The motivation was "to hear, to talk, to try to explain, to comprehend her own life."
Francine Pelletier is a Montreal filmmaker, broadcaster and writer, and one of Quebec's most prominent feminists. But in 1975, she did not consider herself a feminist. She calls her first visit to La Librairie des femmes d'ici her "road to Damascus" moment.
"In a blaze of light, the shackles fell from my eyes," Pelletier says. "From that moment on ... I became part of the women's movement. I joined a women's group, and I never looked back."
'Anger ... is what got the movement going'
Three months after L'Euguélionne's opening, its founding members and many volunteers are searching for a way to make the project sustainable.
Pelletier says she sees signs of hope in the anger and energy of young feminists today.
"There is really something happening in the younger generation ... something that did not happen in the generation between mine and this younger generation. This generation, it is quite obvious that they are aghast that things haven't changed as much as they should have," says Pelletier.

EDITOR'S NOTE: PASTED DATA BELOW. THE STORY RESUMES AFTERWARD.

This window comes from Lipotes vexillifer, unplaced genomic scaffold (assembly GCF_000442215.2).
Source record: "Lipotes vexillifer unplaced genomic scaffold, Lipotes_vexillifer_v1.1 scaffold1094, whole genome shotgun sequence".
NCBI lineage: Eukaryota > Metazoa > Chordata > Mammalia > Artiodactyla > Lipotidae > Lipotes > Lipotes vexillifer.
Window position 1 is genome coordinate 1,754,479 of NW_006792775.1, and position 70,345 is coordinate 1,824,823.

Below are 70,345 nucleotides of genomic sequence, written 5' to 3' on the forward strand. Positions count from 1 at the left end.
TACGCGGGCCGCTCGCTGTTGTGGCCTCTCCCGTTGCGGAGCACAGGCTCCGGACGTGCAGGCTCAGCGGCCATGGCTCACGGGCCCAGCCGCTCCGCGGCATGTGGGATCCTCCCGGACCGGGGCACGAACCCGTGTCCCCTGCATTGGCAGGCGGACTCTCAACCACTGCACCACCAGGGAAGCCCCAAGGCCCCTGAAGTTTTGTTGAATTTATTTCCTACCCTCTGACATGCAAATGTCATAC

"There is a kind of anger there, which is a loaded word in our society: you're never supposed to be angry."
"But there was anger back then, that is what got the movement going, and there is a certain amount of anger now in these young women."
Anger and action are in the air in 2017, in a way they haven't been for a long time. The Trump presidency seems to have reinvigorated a fractured women's movement in the U.S. and Canada.
In that way, the timing couldn't be better for the daring young project that is L'Euguélionne.
"It is like returning to what the woman's movement was at the beginning. They started in kitchens and then we went online, and then we came back to meeting in real life," she says.
"In real life, how does what you talk about on the web translate into real action? L'Euguélionne is a real action."
Click the 'play' button above to hear David Gutnick's documentary, "Our Bodies, Our Shelves."